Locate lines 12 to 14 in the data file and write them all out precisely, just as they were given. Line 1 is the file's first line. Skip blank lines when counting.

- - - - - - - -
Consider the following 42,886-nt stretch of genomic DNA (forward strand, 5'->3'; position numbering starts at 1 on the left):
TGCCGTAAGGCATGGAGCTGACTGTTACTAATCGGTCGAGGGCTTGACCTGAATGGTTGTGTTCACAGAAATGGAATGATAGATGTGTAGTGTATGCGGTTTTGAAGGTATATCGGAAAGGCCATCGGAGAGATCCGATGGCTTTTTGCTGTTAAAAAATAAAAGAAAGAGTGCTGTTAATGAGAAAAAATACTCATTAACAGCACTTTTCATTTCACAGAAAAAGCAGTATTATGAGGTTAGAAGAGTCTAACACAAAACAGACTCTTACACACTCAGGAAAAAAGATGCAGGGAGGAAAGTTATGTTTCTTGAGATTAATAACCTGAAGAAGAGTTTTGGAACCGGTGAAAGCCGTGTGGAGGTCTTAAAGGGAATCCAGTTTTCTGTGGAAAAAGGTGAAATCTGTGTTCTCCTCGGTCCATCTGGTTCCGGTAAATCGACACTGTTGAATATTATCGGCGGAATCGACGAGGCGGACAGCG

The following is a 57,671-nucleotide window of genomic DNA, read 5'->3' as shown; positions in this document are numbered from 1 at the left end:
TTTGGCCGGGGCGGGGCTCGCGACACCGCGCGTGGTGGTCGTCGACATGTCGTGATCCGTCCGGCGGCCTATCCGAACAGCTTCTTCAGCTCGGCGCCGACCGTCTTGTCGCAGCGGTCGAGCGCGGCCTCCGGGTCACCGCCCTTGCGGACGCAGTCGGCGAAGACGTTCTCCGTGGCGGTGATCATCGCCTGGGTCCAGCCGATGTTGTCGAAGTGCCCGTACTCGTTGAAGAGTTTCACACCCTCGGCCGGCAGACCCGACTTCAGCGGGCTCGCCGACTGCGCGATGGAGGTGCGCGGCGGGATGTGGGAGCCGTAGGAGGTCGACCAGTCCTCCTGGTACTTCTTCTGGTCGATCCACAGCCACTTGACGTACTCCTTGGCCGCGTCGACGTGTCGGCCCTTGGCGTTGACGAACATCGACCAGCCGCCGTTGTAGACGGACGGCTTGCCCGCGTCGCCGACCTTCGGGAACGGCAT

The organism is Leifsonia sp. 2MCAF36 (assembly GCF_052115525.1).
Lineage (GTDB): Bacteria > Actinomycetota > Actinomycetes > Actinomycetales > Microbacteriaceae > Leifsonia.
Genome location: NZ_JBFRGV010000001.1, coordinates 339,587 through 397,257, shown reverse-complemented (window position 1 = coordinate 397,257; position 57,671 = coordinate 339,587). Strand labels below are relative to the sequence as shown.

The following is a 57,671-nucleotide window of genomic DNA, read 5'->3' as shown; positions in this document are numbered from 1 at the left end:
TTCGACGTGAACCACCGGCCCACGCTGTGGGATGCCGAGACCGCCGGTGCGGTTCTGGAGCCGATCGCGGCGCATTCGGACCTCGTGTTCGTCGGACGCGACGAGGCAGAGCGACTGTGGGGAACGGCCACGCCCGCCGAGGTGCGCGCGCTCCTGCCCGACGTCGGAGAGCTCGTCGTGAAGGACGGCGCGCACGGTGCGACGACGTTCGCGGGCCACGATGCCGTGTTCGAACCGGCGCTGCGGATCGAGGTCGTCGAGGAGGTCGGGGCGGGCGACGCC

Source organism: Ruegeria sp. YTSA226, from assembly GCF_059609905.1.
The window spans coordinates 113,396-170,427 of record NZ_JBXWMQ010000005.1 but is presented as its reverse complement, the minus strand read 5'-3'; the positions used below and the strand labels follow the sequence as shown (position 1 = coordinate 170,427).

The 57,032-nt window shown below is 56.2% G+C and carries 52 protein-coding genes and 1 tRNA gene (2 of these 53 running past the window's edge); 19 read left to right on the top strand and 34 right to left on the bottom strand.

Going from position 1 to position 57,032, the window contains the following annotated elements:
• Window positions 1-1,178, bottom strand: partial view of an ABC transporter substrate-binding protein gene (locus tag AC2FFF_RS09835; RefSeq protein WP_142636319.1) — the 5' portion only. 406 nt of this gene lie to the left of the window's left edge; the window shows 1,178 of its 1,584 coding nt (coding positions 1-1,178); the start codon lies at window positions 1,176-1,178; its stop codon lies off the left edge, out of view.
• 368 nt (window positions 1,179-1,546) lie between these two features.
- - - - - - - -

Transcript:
The 57,032-nt window shown below is 56.2% G+C and carries 52 protein-coding genes and 1 tRNA gene (2 of these 53 running past the window's edge); 19 read left to right on the top strand and 34 right to left on the bottom strand.

Going from position 1 to position 57,032, the window contains the following annotated elements:
• Window positions 1-1,178, bottom strand: partial view of an ABC transporter substrate-binding protein gene (locus tag AC2FFF_RS09835; RefSeq protein WP_142636319.1) — the 5' portion only. 406 nt of this gene lie to the left of the window's left edge; the window shows 1,178 of its 1,584 coding nt (coding positions 1-1,178); the start codon lies at window positions 1,176-1,178; its stop codon lies off the left edge, out of view.